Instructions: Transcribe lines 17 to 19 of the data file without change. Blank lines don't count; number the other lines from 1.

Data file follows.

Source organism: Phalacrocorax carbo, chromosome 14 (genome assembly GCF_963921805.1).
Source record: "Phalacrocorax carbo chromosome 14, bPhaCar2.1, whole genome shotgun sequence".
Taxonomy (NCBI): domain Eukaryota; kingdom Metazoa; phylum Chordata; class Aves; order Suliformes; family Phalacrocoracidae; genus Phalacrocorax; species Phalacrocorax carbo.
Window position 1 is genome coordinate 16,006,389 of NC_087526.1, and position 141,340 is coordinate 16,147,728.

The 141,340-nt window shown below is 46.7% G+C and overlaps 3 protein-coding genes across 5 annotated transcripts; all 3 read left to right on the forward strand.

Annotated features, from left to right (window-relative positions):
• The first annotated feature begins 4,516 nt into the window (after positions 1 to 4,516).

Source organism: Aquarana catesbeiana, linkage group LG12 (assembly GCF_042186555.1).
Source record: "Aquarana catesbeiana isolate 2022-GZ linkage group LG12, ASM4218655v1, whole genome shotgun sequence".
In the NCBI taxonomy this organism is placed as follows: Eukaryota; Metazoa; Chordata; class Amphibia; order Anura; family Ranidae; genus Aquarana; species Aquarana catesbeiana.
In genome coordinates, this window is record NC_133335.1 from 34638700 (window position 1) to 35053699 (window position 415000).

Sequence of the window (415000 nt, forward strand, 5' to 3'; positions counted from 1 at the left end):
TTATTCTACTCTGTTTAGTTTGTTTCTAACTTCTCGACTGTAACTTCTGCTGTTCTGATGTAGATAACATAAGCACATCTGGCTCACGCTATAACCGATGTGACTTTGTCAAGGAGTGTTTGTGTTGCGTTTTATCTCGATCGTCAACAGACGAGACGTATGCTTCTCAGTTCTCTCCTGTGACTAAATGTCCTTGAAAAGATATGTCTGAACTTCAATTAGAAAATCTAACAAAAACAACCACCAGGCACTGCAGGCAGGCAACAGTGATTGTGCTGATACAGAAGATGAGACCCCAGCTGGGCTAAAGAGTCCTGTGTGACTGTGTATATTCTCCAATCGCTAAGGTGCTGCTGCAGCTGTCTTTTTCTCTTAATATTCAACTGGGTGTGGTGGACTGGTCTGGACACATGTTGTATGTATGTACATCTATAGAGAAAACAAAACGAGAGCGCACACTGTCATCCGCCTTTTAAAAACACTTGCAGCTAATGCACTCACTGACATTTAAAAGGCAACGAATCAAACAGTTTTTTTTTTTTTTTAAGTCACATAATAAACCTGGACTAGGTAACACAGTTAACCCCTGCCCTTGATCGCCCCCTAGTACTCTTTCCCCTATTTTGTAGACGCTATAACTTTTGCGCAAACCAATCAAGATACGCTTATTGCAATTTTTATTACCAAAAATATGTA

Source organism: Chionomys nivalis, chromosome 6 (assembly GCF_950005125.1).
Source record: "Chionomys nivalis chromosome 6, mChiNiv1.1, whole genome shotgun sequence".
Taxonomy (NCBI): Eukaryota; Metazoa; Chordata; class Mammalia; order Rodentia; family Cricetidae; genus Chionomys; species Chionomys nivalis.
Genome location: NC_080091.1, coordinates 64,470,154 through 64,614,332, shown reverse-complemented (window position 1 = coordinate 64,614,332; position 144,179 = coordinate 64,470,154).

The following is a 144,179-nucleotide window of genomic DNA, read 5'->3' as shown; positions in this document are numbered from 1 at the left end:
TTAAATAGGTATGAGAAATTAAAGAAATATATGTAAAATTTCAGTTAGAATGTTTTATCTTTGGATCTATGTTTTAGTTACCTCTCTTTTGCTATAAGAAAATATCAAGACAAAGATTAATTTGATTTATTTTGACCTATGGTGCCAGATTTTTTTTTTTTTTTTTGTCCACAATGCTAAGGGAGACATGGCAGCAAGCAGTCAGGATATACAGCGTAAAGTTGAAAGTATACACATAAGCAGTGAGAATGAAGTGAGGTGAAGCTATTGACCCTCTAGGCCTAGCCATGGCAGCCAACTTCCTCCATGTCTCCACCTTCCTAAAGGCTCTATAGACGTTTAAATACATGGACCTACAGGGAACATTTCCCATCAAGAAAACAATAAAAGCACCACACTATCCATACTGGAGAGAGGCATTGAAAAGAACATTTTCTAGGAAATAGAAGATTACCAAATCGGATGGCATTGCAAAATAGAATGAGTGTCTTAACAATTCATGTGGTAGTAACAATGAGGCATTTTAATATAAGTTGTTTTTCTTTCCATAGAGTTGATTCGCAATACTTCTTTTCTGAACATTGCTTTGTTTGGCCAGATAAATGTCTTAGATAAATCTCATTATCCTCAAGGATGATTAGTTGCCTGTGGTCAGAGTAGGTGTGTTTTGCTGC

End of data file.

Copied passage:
Genome location: NC_080091.1, coordinates 64,470,154 through 64,614,332, shown reverse-complemented (window position 1 = coordinate 64,614,332; position 144,179 = coordinate 64,470,154).

The following is a 144,179-nucleotide window of genomic DNA, read 5'->3' as shown; positions in this document are numbered from 1 at the left end:
TTAAATAGGTATGAGAAATTAAAGAAATATATGTAAAATTTCAGTTAGAATGTTTTATCTTTGGATCTATGTTTTAGTTACCTCTCTTTTGCTATAAGAAAATATCAAGACAAAGATTAATTTGATTTATTTTGACCTATGGTGCCAGATTTTTTTTTTTTTTTTTGTCCACAATGCTAAGGGAGACATGGCAGCAAGCAGTCAGGATATACAGCGTAAAGTTGAAAGTATACACATAAGCAGTGAGAATGAAGTGAGGTGAAGCTATTGACCCTCTAGGCCTAGCCATGGCAGCCAACTTCCTCCATGTCTCCACCTTCCTAAAGGCTCTATAGACGTTTAAATACATGGACCTACAGGGAACATTTCCCATCAAGAAAACAATAAAAGCACCACACTATCCATACTGGAGAGAGGCATTGAAAAGAACATTTTCTAGGAAATAGAAGATTACCAAATCGGATGGCATTGCAAAATAGAATGAGTGTCTTAACAATTCATGTGGTAGTAACAATGAGGCATTTTAATATAAGTTGTTTTTCTTTCCATAGAGTTGATTCGCAATACTTCTTTTCTGAACATTGCTTTGTTTGGCCAGATAAATGTCTTAGATAAATCTCATTATCCTCAAGGATGATTAGTTGCCTGTGGTCAGAGTAGGTGTGTTTTGCTGC